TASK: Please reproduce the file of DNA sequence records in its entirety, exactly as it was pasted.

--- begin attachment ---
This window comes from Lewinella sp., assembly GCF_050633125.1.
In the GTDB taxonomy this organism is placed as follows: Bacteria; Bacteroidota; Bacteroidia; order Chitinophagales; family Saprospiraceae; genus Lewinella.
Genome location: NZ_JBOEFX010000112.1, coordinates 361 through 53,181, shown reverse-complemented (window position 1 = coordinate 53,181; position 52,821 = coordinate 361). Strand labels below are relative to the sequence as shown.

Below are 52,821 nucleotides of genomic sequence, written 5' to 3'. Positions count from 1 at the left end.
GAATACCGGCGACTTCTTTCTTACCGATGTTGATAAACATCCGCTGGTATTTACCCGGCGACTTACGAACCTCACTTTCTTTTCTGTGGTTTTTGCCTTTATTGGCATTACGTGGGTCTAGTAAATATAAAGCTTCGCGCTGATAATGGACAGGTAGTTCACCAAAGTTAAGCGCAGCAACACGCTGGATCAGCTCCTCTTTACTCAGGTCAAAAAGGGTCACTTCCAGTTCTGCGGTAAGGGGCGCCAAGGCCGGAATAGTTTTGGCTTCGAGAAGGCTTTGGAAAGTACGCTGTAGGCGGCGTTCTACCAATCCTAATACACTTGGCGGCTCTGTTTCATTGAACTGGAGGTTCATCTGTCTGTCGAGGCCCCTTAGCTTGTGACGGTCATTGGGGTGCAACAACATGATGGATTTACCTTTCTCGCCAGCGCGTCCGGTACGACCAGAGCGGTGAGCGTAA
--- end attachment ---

This window comes from Lewinella sp., assembly GCF_050633125.1.
In the GTDB taxonomy this organism is placed as follows: Bacteria; Bacteroidota; Bacteroidia; order Chitinophagales; family Saprospiraceae; genus Lewinella.
Genome location: NZ_JBOEFX010000112.1, coordinates 361 through 53,181, shown reverse-complemented (window position 1 = coordinate 53,181; position 52,821 = coordinate 361). Strand labels below are relative to the sequence as shown.

Below are 52,821 nucleotides of genomic sequence, written 5' to 3'. Positions count from 1 at the left end.
GAATACCGGCGACTTCTTTCTTACCGATGTTGATAAACATCCGCTGGTATTTACCCGGCGACTTACGAACCTCACTTTCTTTTCTGTGGTTTTTGCCTTTATTGGCATTACGTGGGTCTAGTAAATATAAAGCTTCGCGCTGATAATGGACAGGTAGTTCACCAAAGTTAAGCGCAGCAACACGCTGGATCAGCTCCTCTTTACTCAGGTCAAAAAGGGTCACTTCCAGTTCTGCGGTAAGGGGCGCCAAGGCCGGAATAGTTTTGGCTTCGAGAAGGCTTTGGAAAGTACGCTGTAGGCGGCGTTCTACCAATCCTAATACACTTGGCGGCTCTGTTTCATTGAACTGGAGGTTCATCTGTCTGTCGAGGCCCCTTAGCTTGTGACGGTCATTGGGGTGCAACAACATGATGGATTTACCTTTCTCGCCAGCGCGTCCGGTACGACCAGAGCGGTGAGCGTAA